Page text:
Top 5 assets for capabilities driving expected growth

  1. Skilled and engaged workforce
  2. Engaged and committed customer base
  3. Data, analytics and insights
  4. Core enterprise / digital platforms
  5. Data centres or communication infrastructure

How are tech companies planning to grow in 2021?

  • Developing new products and services within existing structure
  • Selling existing products or services to be used in new ways
  • Creating new divisions (for example, labs and innovation centres)
  • Launching new partnerships
  • Mergers or acquisitions

A crisis of confidence

Despite consumers trust in businesses as a whole increasing over the last decade, perceptions of individual industries vary. And while the technology sector is ahead of several other industries, the long term trend is troubling: Trust in technology companies has fallen nine points in Edelman’s index since 2012.

Maintaining the public’s trust is central to technology companies’ success, arguably now more than ever. Recent high profile data breaches and news reporting of their work with governments on surveillance tools have eroded tech companies’ reputations. Social media companies in particular have been in the spotlight, receiving criticism for their alleged censorship of political viewpoints, their failure to stem misinformation, and foreign meddling in social networks.

Technology companies surveyed by Marsh acknowledge the importance of public trust to their businesses. Only 3% of respondents say ‘trust’ is not discussed within their business, while more than a third say it’s either a critical component of environmental, social, and governance (ESG) initiatives or a lens through which they view many core activities and decisions.
Encouragingly, tech companies also acknowledge the importance of maintaining the trust of several groups, including customers, employees, and business partners. And almost two in three believe that establishing greater trust can help moderate their cost of risk or keep it below that of their peers.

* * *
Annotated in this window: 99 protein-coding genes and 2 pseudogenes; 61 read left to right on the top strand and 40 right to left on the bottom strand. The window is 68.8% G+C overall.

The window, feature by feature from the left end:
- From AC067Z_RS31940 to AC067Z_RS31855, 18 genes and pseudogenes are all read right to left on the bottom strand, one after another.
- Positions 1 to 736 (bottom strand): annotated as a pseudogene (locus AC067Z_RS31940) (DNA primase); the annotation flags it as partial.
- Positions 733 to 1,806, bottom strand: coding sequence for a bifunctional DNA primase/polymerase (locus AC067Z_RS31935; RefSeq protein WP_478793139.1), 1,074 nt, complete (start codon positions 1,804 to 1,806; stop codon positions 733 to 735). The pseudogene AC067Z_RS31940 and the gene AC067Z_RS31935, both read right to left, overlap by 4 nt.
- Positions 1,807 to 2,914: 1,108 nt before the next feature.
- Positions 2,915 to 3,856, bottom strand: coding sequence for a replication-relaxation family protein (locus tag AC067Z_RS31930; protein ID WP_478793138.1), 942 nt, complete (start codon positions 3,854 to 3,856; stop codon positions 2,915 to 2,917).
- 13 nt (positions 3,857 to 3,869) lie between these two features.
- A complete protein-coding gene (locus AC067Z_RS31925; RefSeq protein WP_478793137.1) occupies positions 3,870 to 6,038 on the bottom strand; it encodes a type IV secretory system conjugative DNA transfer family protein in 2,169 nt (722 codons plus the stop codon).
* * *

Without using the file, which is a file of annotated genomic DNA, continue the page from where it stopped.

Where do tech companies go from here?

With tech companies facing new and evolving pressures, six areas of focus will be key for the remainder of 2021 in terms of insurance and risk:

Cost management: Sustained increases in insurance pricing requires a conscious and powerful approach to minimise premium expenses and other risk management related costs.

Alternative program design: Traditional insurance structures and pricing models are being increasingly challenged by tech sector companies. From integrated risk to parametrics, the time is right to begin understanding and considering alternative approaches.

Risk assessments and modelling: Uncertainties in the global tech supply chain along with growing cyber and internet of things risks calls for diligence in rethinking a range of historic, expected, emerging, and potential exposures.

Risk strategy planning and reporting: Changes in both risks and costs and the emergence of alternative program designs requires a high level of engagement with a widening range of executive and board level stakeholders.

Digital risk management: The time is now for tech companies to move beyond inefficient legacy day to day and administrative models for insurance and risk management.

Investing in building trust: With trust and ESG commitments now foundational to tech companies’ ongoing success, risk professionals must further commit to both taking action and developing risk related solutions for their businesses.

If you want to read the full 2021 global technology industry risk report, you can download it here.